This Advent Letter to Those We’ve Lost is written by Andi Cumbo-Floyd. One of my great regrets in life is that her mother died of cancer before I could meet her. She passed away on Thanksgiving Day, 2010.
Here is Andi’s letter to her:
* * * * *
This morning, I found out that we are, yet again, not pregnant. . . and all I want to do is turn on the Christmas tree lights, sit beside you, and hear you tell me about when you were surprised to find out you were pregnant. I want to ask your advice about our journey. I want to get some of the comfort you gave out like breath.
But you are not here . . . still and again. . . and it is the third Sunday of Advent, and I cannot help but sit heavy with sadness – grief, once it comes in, shades everything a little more charcoal. The white Christmas lights that I insist on because you taught me their beautiful simplicity. The jigsaw puzzle of Santa that I am putting together SO slowly, doing the straight-edges first as you taught me. The journal that sits next to your Bible, the one I read every morning. All of these things carry both the light and the shadow of your existence.
In this season of waiting – for babies both eternal and mortal – I miss you. I miss your laugh – the way it filled a room with its joy. I miss your wisdom, doled out in tiny measure over stories with coffee on our pj-clad mornings when I came home as an adult. But this time of year, I miss your music most.
When you sat at the piano, a dust of glory shown around you. Your whole body moved behind your fingers, beauty streaming forth, praise to the God you trusted –with strenuous commitment and a whole bevy of doubt – glowing into the whole room like frankincense.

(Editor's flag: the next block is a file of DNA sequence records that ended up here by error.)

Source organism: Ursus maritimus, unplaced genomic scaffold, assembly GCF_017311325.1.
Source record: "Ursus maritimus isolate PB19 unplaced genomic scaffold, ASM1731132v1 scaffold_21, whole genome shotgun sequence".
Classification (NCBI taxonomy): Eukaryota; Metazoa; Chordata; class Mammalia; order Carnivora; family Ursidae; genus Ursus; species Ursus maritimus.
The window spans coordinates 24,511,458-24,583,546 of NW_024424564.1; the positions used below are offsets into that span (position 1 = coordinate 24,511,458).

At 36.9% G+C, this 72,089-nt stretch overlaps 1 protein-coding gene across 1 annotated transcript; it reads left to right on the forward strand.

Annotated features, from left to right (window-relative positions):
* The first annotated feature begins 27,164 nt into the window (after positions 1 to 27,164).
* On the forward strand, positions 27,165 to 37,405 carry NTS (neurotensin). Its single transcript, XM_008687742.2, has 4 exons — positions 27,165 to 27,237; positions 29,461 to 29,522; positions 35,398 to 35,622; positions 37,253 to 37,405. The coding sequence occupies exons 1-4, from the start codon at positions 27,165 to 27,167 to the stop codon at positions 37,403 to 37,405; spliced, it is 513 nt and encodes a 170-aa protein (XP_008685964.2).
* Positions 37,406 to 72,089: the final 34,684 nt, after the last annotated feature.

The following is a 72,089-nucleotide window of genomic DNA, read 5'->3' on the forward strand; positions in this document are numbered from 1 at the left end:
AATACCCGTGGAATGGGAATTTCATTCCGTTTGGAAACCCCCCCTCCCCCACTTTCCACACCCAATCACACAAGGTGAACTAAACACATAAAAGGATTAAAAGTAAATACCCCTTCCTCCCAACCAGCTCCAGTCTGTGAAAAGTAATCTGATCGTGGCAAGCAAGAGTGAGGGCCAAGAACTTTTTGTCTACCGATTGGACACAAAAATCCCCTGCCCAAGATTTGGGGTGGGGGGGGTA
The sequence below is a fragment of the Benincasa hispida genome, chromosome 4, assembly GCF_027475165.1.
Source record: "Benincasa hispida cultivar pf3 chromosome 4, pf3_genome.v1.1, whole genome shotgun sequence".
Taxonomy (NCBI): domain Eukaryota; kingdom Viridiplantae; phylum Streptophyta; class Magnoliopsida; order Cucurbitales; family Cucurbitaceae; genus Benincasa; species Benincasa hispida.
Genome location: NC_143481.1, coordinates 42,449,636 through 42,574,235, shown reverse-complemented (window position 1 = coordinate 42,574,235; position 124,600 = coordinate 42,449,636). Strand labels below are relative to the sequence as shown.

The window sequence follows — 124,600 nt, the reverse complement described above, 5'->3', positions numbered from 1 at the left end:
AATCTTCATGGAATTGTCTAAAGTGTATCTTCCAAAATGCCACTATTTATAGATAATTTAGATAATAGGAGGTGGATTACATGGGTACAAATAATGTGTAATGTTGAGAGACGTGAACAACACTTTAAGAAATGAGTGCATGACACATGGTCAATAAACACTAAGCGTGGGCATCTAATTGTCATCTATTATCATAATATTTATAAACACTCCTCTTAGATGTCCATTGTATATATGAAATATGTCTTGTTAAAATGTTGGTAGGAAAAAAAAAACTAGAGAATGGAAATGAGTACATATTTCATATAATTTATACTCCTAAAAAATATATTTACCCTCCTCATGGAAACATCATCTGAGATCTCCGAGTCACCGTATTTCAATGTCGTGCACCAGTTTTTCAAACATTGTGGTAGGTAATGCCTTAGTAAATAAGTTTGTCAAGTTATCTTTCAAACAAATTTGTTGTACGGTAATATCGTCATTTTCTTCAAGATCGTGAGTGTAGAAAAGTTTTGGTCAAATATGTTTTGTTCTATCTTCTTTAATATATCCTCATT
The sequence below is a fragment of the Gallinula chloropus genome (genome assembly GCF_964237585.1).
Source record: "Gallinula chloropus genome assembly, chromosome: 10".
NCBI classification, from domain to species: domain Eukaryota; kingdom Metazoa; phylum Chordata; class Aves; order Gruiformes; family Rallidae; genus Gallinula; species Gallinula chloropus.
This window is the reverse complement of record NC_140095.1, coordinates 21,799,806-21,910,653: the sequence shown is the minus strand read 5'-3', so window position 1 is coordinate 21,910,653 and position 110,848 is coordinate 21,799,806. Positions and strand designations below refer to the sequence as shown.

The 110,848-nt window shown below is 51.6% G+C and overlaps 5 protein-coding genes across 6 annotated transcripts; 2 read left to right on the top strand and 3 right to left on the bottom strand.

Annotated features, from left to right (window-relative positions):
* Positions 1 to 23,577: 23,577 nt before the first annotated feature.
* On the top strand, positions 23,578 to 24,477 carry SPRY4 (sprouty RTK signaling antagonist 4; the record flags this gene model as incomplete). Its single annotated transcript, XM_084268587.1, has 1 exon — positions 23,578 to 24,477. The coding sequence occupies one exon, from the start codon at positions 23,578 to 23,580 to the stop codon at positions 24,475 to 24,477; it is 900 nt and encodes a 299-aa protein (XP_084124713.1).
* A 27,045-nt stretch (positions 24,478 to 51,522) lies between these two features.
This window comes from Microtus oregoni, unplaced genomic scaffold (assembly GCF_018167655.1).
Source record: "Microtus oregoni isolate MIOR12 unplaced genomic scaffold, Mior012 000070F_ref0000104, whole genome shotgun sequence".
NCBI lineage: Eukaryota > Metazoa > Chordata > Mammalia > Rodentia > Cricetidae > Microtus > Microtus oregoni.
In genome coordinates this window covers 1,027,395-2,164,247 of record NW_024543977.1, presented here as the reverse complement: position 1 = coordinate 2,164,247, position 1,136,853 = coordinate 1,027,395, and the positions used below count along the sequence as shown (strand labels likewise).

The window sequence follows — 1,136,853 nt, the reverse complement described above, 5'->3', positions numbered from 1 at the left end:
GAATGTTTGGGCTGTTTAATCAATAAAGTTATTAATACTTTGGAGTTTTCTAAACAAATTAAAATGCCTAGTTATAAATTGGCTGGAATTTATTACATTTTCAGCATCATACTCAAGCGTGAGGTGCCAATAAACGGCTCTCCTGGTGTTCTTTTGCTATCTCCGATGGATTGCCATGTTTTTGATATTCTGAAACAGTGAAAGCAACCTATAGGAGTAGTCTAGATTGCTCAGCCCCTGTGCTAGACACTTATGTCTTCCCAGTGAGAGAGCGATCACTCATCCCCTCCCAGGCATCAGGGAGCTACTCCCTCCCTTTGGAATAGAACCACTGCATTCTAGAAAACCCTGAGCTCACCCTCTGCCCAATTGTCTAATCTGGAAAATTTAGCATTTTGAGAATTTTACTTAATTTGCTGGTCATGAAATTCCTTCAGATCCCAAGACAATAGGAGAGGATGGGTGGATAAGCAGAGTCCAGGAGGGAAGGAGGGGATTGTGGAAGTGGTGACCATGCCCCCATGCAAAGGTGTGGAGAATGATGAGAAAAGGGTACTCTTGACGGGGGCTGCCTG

Oh, there is worship even in memory.
Remember that year you wrote that Christmas cantata from the perspective of “the least of these.” How you took to heart God’s choice to send Jesus as an infant and pushed us all to see that when we are on the bottom, we sometimes see the glory best? That was my favorite Christmas program you ever did.
This morning, I feel a bit on the bottom, and yet, you taught me that when you’re really low-down, the best thing to do is look up and give yourself over to the work that lets you shine. For me, Mama, that’s words . . . and I can only pray that when I write them well, a little of that glory dust spills out and shines up the room as your music did.
I love you, Mama. I can’t wait to see you again. Merry Christmas!
* * * * *
Andi Cumbo-Floyd is writer, editor, and writing teacher who lives on the 15-acre God’s Whisper Farm that she and her husband own at the edge of the Blue Ridge Mountains. They are building a place of respite, relaxation, and renewal for all people, particularly writers and musicians.
Her books include God’s Whisper Manifesto and The Slaves Have Names: Ancestors of my Home.
You can read more of her work and find out about their farm at www.andilit.com.
Previous Advent Letters to Those We’ve Lost:
This Should Be Your Second Christmas: I Wish You Were Still Here by Alise Chaffins
Dear Mom, I Have Your Christmas Cookie Cutters by Bethany Suckrow
Sometimes It Seems Like I Am the Ghost in the Room by Rebecca Mast
Advent Letters to Those We’ve Lost
Also, we’ve completed the first season of the podcast, The Story of My Death. Caleb Wilde, Bryan Allain, and I recorded three different episodes in which we interview people who tell compelling, intimate stories about death. Caleb tries to give away a Hearse. Bryan tries to make us laugh. The episodes are funny, sad, poignant, brave, and heartwarming. You can check out the first season of episodes HERE.